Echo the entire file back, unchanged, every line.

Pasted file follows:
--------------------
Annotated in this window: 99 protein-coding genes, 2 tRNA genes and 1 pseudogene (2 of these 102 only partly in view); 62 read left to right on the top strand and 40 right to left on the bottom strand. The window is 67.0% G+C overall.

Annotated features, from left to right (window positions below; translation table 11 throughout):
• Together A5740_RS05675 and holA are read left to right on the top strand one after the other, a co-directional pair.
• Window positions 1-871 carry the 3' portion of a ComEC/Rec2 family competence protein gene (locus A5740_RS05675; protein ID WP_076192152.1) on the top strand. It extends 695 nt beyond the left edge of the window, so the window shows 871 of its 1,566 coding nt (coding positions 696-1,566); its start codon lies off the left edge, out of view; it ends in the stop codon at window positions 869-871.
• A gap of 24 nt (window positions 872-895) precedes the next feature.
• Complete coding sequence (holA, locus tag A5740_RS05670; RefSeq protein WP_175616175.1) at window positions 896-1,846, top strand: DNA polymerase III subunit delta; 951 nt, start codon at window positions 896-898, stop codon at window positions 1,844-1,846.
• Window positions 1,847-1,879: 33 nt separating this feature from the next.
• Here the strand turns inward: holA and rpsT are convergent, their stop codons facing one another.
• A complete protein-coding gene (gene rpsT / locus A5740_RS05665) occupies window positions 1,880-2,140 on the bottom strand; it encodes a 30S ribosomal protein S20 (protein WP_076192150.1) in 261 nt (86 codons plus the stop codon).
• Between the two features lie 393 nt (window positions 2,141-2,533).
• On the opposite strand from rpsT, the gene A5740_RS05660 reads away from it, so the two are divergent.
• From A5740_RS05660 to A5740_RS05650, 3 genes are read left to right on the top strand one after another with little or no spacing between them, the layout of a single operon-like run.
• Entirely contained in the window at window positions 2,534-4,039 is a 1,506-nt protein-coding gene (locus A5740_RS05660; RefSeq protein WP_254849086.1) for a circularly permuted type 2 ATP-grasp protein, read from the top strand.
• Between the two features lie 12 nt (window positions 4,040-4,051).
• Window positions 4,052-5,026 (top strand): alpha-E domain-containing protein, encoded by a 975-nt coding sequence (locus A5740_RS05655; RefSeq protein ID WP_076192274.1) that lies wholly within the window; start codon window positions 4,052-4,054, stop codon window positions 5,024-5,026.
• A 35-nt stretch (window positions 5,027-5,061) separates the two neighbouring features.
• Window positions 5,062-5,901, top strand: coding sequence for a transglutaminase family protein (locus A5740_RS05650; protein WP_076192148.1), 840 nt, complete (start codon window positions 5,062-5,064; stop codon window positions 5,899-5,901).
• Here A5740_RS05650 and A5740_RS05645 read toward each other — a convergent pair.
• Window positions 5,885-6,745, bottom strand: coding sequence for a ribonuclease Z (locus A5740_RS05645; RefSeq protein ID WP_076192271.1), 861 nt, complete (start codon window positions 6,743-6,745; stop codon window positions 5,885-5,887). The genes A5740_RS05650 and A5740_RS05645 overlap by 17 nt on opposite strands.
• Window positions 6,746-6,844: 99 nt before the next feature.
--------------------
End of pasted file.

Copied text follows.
Annotated in this window: 99 protein-coding genes, 2 tRNA genes and 1 pseudogene (2 of these 102 only partly in view); 62 read left to right on the top strand and 40 right to left on the bottom strand. The window is 67.0% G+C overall.

Annotated features, from left to right (window positions below; translation table 11 throughout):
• Together A5740_RS05675 and holA are read left to right on the top strand one after the other, a co-directional pair.
• Window positions 1-871 carry the 3' portion of a ComEC/Rec2 family competence protein gene (locus A5740_RS05675; protein ID WP_076192152.1) on the top strand. It extends 695 nt beyond the left edge of the window, so the window shows 871 of its 1,566 coding nt (coding positions 696-1,566); its start codon lies off the left edge, out of view; it ends in the stop codon at window positions 869-871.
• A gap of 24 nt (window positions 872-895) precedes the next feature.
• Complete coding sequence (holA, locus tag A5740_RS05670; RefSeq protein WP_175616175.1) at window positions 896-1,846, top strand: DNA polymerase III subunit delta; 951 nt, start codon at window positions 896-898, stop codon at window positions 1,844-1,846.
• Window positions 1,847-1,879: 33 nt separating this feature from the next.
• Here the strand turns inward: holA and rpsT are convergent, their stop codons facing one another.
• A complete protein-coding gene (gene rpsT / locus A5740_RS05665) occupies window positions 1,880-2,140 on the bottom strand; it encodes a 30S ribosomal protein S20 (protein WP_076192150.1) in 261 nt (86 codons plus the stop codon).
• Between the two features lie 393 nt (window positions 2,141-2,533).
• On the opposite strand from rpsT, the gene A5740_RS05660 reads away from it, so the two are divergent.
• From A5740_RS05660 to A5740_RS05650, 3 genes are read left to right on the top strand one after another with little or no spacing between them, the layout of a single operon-like run.
• Entirely contained in the window at window positions 2,534-4,039 is a 1,506-nt protein-coding gene (locus A5740_RS05660; RefSeq protein WP_254849086.1) for a circularly permuted type 2 ATP-grasp protein, read from the top strand.
• Between the two features lie 12 nt (window positions 4,040-4,051).
• Window positions 4,052-5,026 (top strand): alpha-E domain-containing protein, encoded by a 975-nt coding sequence (locus A5740_RS05655; RefSeq protein ID WP_076192274.1) that lies wholly within the window; start codon window positions 4,052-4,054, stop codon window positions 5,024-5,026.
• A 35-nt stretch (window positions 5,027-5,061) separates the two neighbouring features.
• Window positions 5,062-5,901, top strand: coding sequence for a transglutaminase family protein (locus A5740_RS05650; protein WP_076192148.1), 840 nt, complete (start codon window positions 5,062-5,064; stop codon window positions 5,899-5,901).
• Here A5740_RS05650 and A5740_RS05645 read toward each other — a convergent pair.
• Window positions 5,885-6,745, bottom strand: coding sequence for a ribonuclease Z (locus A5740_RS05645; RefSeq protein ID WP_076192271.1), 861 nt, complete (start codon window positions 6,743-6,745; stop codon window positions 5,885-5,887). The genes A5740_RS05650 and A5740_RS05645 overlap by 17 nt on opposite strands.
• Window positions 6,746-6,844: 99 nt before the next feature.